Every week, we’re going to post some new fiction for you to devour and read, with original art as a header, and then a collected version for purchase from our store when the book is complete. Questions? Comments? The writers are right here, and they’ll respond as they’re able.
– 03:00:02:08 –
Veskur was tired, isolated, alone.
She had never minded being alone before Figo had come into her life, had handled being alone quite well, but now that she was used to basking in the love of others and had no others to bask within she found herself yearning. It was complicated, irritating, and something that she did not know how to deal with. Sotaas was gone and not to be found, using the very sciences that Veskur had shown him to vanish from Midgard completely. Figo would not speak with her. And Endrall…
Well, Endrall was vexing, troubling, at once attentive and apathetic. Veskur felt like a tolerated pet, something to be coddled on occasion and ignored the rest of the time. Endrall would come to her when his father’s latest atrocious behavior became too much to bear, or when some other person crossed his delicate ego and expected Veskur to make it alright – but, before leaving, he would injure her psyche, remind her of her place, keep her as low or lower than even River ever had.
She tried to keep all thought of Figo and Endrall out of her mind. She spoke more frequently with Thea, though those communications were as strained and frayed as they had ever been and soon lost much of their luster. Endrall accused her of keeping in touch with Thea only to assuage her sense of loneliness, but the truth was more based in guilt than adoration; although she no longer spoke with River, his final accusation haunted her and she had convinced herself that all of Thea’s miseries were born in her.
Veskur had difficulties determining who was responsible for what in most social situations.
She inevitably found it easiest to assume that she was at fault and never stopped to wonder why no one ever corrected her understanding of things.
Her work no longer provided the same solace for her that it once did. The equations crawled along her parchment, the ink drying long before she had finished so much as a page. The land no longer held the wonder for her that it always had and it became harder and harder for her to observe any of the social niceties that Figo and Endrall and Sotaas had taught her. She retreated further into hermitage, refusing to see anyone in her home and rarely venturing anywhere outside of the lands that she claimed.
When Deeam called upon her to visit him, though, she had to answer. He was almost Njord and he had visited her a few times for nothing more than the pleasure of her company. The more complex theories she worked on were as far beyond him as the social games he played with everyone else were for her, and there was something comforting about that. He relaxed around her, closing his eyes and taking deep breaths.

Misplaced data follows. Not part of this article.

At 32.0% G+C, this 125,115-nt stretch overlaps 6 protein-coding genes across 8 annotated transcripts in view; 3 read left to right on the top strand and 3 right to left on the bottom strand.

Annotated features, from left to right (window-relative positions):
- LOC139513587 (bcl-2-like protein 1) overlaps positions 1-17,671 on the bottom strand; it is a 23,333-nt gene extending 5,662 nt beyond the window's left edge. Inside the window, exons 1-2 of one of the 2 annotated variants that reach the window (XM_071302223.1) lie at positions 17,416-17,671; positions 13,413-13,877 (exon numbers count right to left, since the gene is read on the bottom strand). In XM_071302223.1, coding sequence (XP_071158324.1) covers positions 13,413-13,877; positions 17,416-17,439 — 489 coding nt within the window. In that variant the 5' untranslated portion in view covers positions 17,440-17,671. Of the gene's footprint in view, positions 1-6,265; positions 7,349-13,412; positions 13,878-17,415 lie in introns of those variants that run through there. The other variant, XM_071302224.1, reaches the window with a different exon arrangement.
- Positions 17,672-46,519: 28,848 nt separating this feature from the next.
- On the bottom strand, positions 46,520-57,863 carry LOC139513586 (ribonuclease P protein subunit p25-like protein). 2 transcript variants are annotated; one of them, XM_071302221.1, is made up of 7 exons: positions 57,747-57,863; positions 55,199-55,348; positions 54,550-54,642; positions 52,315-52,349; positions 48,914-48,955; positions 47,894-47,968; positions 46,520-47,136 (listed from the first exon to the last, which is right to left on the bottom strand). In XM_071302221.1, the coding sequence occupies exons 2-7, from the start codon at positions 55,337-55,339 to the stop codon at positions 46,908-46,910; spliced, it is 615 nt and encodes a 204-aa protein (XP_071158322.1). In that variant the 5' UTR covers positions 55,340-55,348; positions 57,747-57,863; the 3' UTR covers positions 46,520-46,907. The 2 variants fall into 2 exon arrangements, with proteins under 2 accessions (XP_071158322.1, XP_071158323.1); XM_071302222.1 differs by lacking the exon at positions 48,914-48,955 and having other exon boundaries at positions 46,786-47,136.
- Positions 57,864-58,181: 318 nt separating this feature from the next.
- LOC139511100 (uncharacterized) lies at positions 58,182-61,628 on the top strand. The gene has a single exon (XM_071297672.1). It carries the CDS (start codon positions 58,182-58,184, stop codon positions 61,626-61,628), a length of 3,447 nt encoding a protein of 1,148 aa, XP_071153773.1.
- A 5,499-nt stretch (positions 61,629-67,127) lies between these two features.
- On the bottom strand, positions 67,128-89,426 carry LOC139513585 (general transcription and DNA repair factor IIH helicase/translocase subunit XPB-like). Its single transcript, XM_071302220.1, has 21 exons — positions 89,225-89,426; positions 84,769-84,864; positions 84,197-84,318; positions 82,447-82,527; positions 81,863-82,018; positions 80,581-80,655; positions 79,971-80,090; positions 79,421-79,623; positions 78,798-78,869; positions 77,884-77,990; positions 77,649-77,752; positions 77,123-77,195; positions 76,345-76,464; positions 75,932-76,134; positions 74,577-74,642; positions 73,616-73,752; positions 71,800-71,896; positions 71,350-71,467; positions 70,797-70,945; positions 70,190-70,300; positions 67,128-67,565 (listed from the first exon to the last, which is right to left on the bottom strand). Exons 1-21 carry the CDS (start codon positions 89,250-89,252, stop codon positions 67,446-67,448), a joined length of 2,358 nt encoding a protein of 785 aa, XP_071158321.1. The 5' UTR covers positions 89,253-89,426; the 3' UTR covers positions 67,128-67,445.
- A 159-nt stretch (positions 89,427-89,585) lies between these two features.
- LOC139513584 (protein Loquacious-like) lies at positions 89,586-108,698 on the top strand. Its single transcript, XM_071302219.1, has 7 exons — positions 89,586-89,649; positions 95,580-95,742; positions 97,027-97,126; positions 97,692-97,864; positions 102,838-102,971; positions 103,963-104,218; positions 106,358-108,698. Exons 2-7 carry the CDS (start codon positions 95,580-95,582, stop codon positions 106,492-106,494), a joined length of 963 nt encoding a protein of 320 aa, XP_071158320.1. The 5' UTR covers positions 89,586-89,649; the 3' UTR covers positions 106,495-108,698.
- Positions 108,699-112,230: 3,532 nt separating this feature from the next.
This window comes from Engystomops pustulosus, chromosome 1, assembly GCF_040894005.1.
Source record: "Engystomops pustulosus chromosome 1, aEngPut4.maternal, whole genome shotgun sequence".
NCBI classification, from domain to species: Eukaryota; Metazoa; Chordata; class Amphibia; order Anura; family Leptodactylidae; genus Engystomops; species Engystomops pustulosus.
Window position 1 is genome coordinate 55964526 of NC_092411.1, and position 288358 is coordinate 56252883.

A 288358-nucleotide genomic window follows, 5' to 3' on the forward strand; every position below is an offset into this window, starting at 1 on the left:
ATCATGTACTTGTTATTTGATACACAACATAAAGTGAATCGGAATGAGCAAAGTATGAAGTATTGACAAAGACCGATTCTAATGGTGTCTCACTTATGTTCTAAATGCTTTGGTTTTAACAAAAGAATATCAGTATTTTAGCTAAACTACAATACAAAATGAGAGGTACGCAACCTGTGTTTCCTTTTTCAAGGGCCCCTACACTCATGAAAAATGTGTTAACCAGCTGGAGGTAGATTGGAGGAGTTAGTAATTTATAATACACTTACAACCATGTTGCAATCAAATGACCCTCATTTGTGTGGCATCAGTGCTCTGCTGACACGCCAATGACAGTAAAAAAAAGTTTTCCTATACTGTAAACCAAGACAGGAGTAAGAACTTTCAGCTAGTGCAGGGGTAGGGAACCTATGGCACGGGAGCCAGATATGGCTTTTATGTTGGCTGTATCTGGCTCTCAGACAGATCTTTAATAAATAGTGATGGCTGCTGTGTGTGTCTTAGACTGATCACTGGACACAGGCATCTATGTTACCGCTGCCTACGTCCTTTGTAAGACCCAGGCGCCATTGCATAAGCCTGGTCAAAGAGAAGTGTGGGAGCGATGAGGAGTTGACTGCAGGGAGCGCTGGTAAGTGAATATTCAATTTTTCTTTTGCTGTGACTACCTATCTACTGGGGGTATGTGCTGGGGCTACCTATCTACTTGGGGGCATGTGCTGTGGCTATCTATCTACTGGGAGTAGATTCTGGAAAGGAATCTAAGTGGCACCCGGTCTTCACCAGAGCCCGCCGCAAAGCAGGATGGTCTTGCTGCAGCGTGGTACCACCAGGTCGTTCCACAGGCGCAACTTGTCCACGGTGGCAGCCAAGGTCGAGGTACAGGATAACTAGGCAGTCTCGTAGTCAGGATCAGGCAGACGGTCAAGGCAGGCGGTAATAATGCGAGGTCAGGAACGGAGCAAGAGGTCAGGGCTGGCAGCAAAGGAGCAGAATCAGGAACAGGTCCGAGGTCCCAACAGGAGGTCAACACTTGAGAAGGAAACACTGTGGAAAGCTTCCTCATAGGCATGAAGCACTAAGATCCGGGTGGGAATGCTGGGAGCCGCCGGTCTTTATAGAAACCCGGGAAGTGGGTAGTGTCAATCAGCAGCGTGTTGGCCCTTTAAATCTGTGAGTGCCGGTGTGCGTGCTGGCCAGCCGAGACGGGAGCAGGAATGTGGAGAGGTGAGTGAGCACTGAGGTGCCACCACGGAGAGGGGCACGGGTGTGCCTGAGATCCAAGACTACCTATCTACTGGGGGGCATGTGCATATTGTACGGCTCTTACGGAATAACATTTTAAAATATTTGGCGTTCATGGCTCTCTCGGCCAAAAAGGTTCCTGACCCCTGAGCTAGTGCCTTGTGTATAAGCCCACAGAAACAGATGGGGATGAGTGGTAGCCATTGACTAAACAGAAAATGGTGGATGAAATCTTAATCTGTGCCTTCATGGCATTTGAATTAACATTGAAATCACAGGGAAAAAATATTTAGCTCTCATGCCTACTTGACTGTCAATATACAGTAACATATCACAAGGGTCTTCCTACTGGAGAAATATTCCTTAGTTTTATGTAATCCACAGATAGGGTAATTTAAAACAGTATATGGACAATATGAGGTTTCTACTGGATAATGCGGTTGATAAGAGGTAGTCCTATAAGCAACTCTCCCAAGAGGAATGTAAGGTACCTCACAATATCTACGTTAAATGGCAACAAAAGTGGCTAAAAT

“I like coming here,” he once confessed. “There’s nothing to deal with, no bargain to be made, nothing to keep track of. It’s quiet.” Veskur was not certain what he meant exactly. She appreciated his understanding and knowledge of myth, and so tolerated his company with more ease than she tolerated the company of anyone else.
Her manservant packed her off in her carriage, locking the doors and staying within all the while. She shambled into her dress clothes at the last possible minute, more than content to wear her sleeping robes the entire way to the capital. She stepped out of the carriage disheveled and exhausted, black in mood and eye. Still, she stepped off and out, walking through the halls of the powerful while ignoring the startled gasps and whispered recriminations of the other assorted nobles.
They meant nothing to her.
They. Meant. Nothing.
She went to Deeam’s throne room and he rose as she entered, walking down to embrace her.
“Are you alright?” he asked her, his booming voice dropping so that only the two of them would hear. “You look like you’ve lost weight and you never had very much to lose.” She said nothing, allowing him take her by the hand. His betrothed watched them with a keen interest, but did not seem jealous of their brief contact – not that Veskur was in any condition to notice any such subtlety.
They stopped in front of a map of Midgard, an outline of the place that detailed the various capitals of the noble houses. She looked at it with interest and then at the two other nobles that stood studying the expanse. These would have to be the Freyr and the Freya, counterparts and equals to the Njord that Deeam would soon become.
Veskur made polite noises when they were introduced to her, wondering what she was doing in a place where someone like Hekro or Figo or Risue would have served much more better. The Freya, mistress of both Science and War, was quick to tell her: those three and all the other heroes were serving along the front lines of the Coeecian border. During her self-imposed exile the Coeecians had marshaled their forces under someone calling himself Jesam the First and had made massive gains along the south and western borders.